My first exposure to Bloody Heels came by random chance several years ago, when YouTube suggested their music video for “Hungry for your love”. I dug the tune, although I suppose based more on the merit of the band’s integrity and clear love for all that is authentic 80s glam/hard rock, than the song-writing itself. I thought I bookmarked the video.
I thought wrong.
I forgot all about the band.
Fast forward a few years later, and I discover the video for “Cheap little liar”, the band’s first full length album. I was instantly impressed. I didn’t even make the connection at first, that this was the same band whom I had checked out a few years earlier with their “Hungry for your love” video.
Video quality, hooks, massive gang backing vocals, everything I seek for in this music – delivered in heaps in that video track. Needless to say, I picked up the CD, and made the effort to see the band live. Not once, but twice.
Those of you not familiar with their full length debut CD, released in 2017, the band delivered in style. Think bands like Pole Position, or Masquerade, with the mood of Return or Edman-era Glory. Superbly produced, the album captured precisely the authenticity so many hard rock bands today wish to attain, yet fail to.
Forget the slick, polished, Frontiers-records style delivery many of us love, myself included (but, sometimes crave to break away from). Bloody Heels full length debut was precisely that break many of us craved.
Which brings us to their latest: Ignite The Sky. Before hearing the album, I was informed the band would be trying something a little different.
In this style of music, ‘a little different’ is almost like hearing the love of your life tell you “I don’t want to break up, but I think we should see other people.” Us die-hard rockers, are a stubborn bunch. We know what we love. No matter how every element of the music we love makes others squirm, we love it all. The hair, the wild guitars, the fashion, the over-the-top backing vocals, the shout-along choruses. With that said “a little different’, is all but guaranteed to make most of us squirm. We don’t want different. We want precisely what we’ve loved for 30+ years, and seldom welcome anyone tweaking with the formula we know so well.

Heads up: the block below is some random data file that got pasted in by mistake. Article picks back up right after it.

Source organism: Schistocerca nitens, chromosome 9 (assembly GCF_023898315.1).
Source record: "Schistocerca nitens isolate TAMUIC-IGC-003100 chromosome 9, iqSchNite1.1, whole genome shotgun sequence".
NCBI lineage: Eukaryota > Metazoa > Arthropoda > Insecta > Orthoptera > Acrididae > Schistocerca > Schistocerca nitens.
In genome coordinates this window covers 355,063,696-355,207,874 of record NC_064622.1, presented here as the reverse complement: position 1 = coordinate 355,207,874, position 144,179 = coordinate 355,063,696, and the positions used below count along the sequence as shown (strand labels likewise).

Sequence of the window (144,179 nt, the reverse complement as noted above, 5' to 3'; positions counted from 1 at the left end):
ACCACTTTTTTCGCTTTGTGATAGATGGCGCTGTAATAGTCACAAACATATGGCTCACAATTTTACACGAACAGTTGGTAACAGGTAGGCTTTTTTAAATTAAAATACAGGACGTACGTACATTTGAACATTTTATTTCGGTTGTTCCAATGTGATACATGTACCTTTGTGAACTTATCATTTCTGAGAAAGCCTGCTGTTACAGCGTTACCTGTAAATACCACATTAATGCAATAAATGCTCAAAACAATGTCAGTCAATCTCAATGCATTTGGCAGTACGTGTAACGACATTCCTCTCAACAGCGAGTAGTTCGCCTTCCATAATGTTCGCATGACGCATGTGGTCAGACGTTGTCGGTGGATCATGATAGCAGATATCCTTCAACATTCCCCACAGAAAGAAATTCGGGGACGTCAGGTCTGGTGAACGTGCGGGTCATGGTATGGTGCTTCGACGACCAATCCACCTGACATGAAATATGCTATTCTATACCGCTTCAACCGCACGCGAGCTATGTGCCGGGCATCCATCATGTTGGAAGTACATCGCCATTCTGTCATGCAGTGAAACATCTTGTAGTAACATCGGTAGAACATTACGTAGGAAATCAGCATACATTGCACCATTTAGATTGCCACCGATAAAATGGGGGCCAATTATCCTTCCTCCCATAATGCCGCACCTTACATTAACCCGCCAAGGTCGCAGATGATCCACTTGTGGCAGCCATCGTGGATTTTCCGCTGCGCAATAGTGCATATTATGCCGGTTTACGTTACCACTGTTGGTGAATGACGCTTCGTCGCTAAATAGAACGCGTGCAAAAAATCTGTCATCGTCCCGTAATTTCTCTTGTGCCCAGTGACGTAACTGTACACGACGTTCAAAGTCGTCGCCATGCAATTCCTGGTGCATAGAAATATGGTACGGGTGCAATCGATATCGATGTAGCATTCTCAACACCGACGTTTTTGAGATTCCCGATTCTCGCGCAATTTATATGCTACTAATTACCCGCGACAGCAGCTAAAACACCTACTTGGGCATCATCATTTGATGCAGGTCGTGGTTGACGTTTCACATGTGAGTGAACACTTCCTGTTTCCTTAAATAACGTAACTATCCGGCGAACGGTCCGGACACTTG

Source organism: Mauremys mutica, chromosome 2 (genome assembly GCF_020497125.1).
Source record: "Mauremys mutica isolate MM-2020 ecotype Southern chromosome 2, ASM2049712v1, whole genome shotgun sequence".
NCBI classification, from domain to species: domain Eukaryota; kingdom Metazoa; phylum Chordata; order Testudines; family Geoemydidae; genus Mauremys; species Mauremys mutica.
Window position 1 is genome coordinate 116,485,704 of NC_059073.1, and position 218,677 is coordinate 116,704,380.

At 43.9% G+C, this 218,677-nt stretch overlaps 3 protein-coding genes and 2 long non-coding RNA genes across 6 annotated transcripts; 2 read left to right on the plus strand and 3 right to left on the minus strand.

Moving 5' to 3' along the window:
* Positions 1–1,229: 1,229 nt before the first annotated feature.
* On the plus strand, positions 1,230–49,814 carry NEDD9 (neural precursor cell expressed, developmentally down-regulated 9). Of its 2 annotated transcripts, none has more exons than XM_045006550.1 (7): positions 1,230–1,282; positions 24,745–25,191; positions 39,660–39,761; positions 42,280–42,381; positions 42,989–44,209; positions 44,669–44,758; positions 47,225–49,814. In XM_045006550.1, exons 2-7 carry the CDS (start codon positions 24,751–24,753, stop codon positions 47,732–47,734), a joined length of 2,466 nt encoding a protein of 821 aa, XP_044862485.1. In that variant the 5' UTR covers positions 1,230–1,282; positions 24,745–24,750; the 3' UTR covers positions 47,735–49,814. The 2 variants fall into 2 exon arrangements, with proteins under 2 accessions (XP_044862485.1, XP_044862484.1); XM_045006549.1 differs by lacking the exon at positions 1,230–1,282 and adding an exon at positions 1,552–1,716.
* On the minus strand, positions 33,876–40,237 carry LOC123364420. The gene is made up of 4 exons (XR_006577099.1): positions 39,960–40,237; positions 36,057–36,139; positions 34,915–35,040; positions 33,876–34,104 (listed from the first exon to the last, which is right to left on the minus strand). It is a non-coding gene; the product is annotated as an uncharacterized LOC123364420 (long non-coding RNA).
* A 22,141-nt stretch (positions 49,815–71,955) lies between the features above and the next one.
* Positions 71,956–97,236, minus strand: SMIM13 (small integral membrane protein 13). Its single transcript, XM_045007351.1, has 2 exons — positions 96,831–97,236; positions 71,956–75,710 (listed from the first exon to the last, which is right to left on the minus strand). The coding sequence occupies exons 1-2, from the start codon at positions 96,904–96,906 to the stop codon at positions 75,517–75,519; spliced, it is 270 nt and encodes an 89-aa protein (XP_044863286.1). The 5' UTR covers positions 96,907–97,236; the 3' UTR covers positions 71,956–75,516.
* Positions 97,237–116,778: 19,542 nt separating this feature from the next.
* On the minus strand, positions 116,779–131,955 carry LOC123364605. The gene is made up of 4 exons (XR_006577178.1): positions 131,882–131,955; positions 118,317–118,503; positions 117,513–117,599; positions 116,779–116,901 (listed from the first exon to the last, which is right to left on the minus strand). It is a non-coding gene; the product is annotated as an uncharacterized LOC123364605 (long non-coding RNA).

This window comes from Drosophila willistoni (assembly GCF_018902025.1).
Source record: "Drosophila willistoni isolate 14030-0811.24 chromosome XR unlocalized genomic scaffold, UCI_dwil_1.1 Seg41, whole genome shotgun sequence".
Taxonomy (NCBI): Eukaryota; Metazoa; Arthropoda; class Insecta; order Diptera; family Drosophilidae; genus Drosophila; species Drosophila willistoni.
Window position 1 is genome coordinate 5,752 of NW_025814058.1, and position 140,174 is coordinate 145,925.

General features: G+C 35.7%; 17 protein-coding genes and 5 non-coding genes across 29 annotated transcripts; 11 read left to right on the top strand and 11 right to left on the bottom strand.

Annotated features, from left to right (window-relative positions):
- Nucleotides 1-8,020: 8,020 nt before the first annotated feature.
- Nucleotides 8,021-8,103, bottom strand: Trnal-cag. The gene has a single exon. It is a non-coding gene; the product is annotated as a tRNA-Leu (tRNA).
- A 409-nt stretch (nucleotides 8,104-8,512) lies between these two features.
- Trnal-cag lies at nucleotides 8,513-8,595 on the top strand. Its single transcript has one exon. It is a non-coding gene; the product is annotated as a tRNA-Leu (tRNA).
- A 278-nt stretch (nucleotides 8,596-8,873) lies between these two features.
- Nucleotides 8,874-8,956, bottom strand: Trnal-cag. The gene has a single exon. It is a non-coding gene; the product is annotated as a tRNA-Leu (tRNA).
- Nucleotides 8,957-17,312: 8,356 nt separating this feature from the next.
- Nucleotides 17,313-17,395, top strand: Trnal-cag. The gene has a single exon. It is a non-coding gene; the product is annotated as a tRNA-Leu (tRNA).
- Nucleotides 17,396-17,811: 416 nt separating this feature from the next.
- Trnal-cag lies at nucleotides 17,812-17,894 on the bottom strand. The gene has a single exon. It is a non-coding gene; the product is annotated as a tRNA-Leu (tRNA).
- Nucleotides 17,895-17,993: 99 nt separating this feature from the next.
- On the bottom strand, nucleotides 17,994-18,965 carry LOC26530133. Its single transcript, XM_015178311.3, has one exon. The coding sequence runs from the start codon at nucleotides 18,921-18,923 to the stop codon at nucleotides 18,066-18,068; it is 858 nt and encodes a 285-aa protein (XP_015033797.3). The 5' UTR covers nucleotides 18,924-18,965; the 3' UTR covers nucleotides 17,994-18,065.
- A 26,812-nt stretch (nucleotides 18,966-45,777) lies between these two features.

And as such, I proceeded with caution.
As soon as the opener kicks in, I take notice. It’s clear the band is taking a mild detour, but without doubt – this is no change in direction.
They’re simply shifting gears.
The best way to describe what is taking place in this album, is a similar transformation that Skid Row took between their debut, and Slave to the grind. Or, consider Winger’s move from their second full length, to their third one, Pull, or even the rowdy shift from Shotgun Messiah’s debut, onto their superb “Second Coming”. Another similar experience would be like taking a one way express train from Ratt’s late 80s catalog, directly to their magnificent comeback “Infestation”. A tad heavier, more mature, but never at the expense of made the band great in the first place. Albums like Slave to the Grind, Pull, or even Infestation, may not have been instant hits with me, but given their due time, they aged far better than their predecessors, and I have a feeling the same will hold true for this, Bloody Heels’ second album.